I remember reading that the semicolon is the most poetic of punctuation marks because of the way it holds two or more disparate things together, things that, under scrutiny, would not be thought of as usually being connected.
Which is what poems do: just replace “it” in the sentence above with “a poem” and finish the sentence: you’ll have a pretty succinct definition of the art.
This week’s poem “Selfish,” by friend and fellow poet Kenneth P. Gurney, charmed me in its ability to bring together so many disparate things – cookies (yum), tea (yum), Civil War figures (hmm), a clock (yum?), etc. – all within the context of a casual moment in a relationship.
What seals the charm for me is how the narrative leads us through various moments of knowing and not knowing, and ends with the speaker at a loss themselves for what the person they’re with finds “so funny.” We are left to wonder alongside the poet, which is how some of my favorite poems end.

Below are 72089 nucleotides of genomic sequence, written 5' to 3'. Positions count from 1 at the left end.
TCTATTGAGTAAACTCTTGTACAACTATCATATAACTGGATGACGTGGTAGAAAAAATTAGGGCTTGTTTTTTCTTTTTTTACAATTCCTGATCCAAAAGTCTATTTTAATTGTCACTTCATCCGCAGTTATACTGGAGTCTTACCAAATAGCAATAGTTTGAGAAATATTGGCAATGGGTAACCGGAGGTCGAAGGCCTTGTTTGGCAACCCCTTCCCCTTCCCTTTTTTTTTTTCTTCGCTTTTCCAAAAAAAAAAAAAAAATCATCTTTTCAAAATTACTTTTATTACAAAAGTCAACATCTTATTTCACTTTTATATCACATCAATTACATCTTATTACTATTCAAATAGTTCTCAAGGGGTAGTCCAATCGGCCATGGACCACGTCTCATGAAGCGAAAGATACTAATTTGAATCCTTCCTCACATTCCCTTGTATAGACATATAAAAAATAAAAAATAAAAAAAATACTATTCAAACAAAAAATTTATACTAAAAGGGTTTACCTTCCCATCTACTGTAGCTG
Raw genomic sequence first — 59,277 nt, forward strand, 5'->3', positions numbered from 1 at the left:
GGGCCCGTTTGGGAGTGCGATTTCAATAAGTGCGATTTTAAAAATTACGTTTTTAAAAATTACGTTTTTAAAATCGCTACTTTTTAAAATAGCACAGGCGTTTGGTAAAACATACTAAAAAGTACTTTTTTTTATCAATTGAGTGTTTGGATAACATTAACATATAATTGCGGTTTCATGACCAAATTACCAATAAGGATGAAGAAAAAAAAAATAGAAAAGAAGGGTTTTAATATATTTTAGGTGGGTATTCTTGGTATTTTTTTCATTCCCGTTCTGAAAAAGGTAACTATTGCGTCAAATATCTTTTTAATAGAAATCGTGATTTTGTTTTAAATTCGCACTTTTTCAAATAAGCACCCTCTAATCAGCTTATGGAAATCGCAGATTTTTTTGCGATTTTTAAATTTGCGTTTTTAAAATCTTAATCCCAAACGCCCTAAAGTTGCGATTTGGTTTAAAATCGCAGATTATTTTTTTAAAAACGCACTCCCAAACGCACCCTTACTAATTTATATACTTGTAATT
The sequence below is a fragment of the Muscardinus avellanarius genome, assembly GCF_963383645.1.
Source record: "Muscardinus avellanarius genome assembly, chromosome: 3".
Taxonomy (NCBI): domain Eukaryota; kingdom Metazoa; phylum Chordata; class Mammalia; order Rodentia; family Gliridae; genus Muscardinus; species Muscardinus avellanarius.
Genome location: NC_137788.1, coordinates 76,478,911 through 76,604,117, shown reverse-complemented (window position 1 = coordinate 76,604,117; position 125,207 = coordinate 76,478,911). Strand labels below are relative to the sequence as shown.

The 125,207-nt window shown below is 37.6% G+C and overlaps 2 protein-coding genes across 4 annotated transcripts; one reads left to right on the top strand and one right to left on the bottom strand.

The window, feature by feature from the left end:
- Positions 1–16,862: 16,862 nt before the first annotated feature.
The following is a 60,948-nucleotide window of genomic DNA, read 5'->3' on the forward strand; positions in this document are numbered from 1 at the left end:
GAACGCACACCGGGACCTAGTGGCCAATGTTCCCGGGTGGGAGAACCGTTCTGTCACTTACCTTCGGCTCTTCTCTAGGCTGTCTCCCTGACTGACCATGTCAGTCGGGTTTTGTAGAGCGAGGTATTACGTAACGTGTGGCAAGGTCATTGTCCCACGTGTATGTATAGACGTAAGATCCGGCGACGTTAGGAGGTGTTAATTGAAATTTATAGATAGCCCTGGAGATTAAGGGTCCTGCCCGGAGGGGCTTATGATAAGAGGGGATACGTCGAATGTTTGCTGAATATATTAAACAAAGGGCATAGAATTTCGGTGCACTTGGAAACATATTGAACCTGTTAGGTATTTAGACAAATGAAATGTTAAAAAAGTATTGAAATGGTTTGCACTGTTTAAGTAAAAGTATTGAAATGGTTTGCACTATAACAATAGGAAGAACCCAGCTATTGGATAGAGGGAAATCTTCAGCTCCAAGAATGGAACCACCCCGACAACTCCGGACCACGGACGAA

Selfish – Kenneth P. Gurney
We bought Italian wedding cookies,
even though no one we knew
was getting married,
and some fragrant tea
the shop owner admitted he didn’t know
because the container
arrived without a label
and he couldn’t place the flavor.
You, out of politeness I think, asked,
Who was Patrick Cleburne?
And I told stories of the Irishman who served
in the Forty-First Regiment of Foot in the British army,
who emigrated to the United States
to settle in Helena, Arkansas,
then became one of the Confederacy’s
best fighting generals.
And the whole time I spoke,
I watched your eyes shift focus
from my lips, to my eyes,
to the divots on my right ear,
to the napkin that removed
white wedding cookie powder
from your fingers, to the tea,
to a hangnail on your right ring finger,
to the shop owner’s bird clock
that sounded sand hill cranes at eleven.
Before I got to Cleburne’s demise at Franklin
you laughed about something
that resided only in your head
and would not share what was so funny.
Happy not sharing!
* published in Decanto